Ear to the Ground


31

Paul Kolsby & David L. Ulin
Ear to the Ground
(Unnamed Press, April 2016)

Seismologist Charlie Richter, grandson of the inventor of the Richter scale, arrives in Los Angeles to begin work at the newly created Center for Earthquake Studies, a shadowy new agency that seems more interested in the entertainment potential of large quakes, than hard science. Charlie moves into an apartment next to Grace, a young script-reader working for a tyrannical Hollywood producer. Meanwhile, her boyfriend Ian is a deadbeat stoner “writer” who spends his time rubbing elbows at the Formosa and pitching the only script he has–a major earthquake disaster film.

When Charlie predicts that the “Big One” is going to hit LA, and shares it with his colleagues at the Center, he is in for a big shock: the Center’s main priority is to determine how they can leverage a major earthquake into Hollywood gold.

Suddenly everyone is looking to produce the next disaster blockbuster, Ian’s script, Ear to the Ground, is plucked from obscurity by Grace’s boss and given the fast track, complete with demanding stars, an irrational European director, and the now hot commodity of Ian, who grows as insufferable as he is amateurish. As Grace and Charlie grow closer, Charlie realizes that he is LA’s only hope and devises a death-defying plan.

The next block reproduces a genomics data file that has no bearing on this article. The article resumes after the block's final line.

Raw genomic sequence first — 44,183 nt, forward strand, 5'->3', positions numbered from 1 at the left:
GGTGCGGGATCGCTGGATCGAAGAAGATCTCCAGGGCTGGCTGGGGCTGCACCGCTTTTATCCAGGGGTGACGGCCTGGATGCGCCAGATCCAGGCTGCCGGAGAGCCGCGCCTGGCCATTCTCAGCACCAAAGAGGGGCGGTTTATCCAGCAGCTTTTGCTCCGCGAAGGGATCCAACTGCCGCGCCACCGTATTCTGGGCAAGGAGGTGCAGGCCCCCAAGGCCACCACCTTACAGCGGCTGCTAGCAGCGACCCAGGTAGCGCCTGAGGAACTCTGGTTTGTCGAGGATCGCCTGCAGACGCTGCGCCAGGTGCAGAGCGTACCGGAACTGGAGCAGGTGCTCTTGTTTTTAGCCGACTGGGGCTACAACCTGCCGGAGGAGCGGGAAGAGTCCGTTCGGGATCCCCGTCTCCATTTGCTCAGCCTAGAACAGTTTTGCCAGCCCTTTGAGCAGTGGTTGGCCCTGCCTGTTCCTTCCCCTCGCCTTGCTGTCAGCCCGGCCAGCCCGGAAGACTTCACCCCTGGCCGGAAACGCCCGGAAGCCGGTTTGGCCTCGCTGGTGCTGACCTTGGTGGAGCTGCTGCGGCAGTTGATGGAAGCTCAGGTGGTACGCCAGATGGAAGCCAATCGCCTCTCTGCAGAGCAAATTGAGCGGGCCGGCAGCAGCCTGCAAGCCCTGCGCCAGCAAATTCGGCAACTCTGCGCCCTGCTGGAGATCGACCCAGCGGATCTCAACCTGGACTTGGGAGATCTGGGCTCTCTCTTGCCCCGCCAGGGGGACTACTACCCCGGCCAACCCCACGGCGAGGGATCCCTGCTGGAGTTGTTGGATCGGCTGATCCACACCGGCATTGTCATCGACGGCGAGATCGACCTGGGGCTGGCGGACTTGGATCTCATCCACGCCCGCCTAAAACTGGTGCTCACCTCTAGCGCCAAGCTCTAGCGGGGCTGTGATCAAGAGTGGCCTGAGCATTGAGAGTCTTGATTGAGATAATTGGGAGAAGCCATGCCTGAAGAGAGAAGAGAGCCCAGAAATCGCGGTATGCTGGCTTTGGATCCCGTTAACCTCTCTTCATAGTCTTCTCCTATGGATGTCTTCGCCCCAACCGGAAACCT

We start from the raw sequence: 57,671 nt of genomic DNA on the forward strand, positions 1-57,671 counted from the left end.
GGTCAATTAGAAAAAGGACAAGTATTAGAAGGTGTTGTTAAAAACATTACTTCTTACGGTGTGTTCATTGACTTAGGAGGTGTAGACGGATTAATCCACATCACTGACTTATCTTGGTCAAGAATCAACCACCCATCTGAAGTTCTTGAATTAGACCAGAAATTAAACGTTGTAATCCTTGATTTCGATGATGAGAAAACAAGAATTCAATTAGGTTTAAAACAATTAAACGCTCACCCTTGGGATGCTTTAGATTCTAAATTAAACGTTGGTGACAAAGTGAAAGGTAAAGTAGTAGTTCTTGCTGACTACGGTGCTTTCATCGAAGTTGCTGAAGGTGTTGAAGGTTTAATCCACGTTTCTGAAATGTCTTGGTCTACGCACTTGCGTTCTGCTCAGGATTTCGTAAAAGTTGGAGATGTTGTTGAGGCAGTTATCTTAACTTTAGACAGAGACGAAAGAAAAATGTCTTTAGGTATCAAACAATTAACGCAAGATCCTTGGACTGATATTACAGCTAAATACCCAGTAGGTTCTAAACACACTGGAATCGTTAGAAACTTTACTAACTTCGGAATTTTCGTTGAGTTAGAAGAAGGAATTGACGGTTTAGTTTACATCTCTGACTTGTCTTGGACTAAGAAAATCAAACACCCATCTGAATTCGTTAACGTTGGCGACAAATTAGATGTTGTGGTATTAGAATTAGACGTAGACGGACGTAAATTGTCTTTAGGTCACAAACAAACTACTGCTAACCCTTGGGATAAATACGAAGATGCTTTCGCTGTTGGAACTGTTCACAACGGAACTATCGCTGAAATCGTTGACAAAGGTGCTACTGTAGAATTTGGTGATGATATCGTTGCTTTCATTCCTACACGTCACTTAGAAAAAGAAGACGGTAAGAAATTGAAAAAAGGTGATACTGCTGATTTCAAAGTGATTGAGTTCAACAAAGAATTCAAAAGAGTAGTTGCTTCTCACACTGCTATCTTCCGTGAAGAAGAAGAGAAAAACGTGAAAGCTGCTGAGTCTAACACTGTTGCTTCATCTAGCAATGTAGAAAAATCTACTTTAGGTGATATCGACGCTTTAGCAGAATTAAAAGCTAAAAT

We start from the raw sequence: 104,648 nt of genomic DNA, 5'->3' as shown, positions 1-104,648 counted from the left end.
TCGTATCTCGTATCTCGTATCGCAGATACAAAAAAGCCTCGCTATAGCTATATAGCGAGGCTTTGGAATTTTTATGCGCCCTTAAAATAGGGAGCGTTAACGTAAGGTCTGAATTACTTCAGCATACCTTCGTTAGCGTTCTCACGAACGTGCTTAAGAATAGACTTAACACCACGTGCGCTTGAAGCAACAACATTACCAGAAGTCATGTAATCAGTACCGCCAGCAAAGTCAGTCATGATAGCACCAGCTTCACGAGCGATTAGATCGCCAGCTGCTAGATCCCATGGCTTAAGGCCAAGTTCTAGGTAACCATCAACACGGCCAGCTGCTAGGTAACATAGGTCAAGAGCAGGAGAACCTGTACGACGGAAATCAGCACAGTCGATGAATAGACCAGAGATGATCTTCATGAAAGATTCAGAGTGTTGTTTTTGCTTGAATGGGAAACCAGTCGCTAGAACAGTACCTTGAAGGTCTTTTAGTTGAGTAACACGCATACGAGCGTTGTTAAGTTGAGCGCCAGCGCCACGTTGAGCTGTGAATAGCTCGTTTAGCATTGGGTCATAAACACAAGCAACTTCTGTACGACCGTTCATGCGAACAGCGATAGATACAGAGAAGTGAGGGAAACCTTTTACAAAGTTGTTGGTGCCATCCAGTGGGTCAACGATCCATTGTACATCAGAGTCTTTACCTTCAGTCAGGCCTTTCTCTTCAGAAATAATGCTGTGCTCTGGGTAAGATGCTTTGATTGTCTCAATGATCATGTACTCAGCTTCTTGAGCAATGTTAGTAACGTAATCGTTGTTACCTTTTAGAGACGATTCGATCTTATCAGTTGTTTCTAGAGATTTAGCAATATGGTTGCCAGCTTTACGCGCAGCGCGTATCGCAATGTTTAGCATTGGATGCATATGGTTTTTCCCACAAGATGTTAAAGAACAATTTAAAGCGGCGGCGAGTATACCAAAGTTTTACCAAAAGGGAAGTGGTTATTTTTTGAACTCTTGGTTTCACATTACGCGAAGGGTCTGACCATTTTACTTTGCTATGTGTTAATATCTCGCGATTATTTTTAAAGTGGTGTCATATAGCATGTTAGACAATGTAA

Originally published as a serial in The L.A. Reader, Ear to the Ground is published for the first time, with a new introduction by Karolina Waclawiak, author of The Invaders.

 

Praise for Ear to the Ground

“Ulin has been one of the most influential voices in American literature for years, both in his role as book critic of the Los Angeles Times and as one of our finest essayists and thinkers.”
Tod Goldberg, author of Gangsterland

 

​David L. Ulin is book critic of the Los Angeles Times. A 2015 Guggenheim Fellow, he is the author or editor of nine books, including Sidewalking: Coming to Terms with Los Angeles, the novella Labyrinth, The Lost Art of Reading: Why Books Matter in a Distracted Time, and the Library of America’s Writing Los Angeles: A Literary Anthology, which won a California Book Award. ​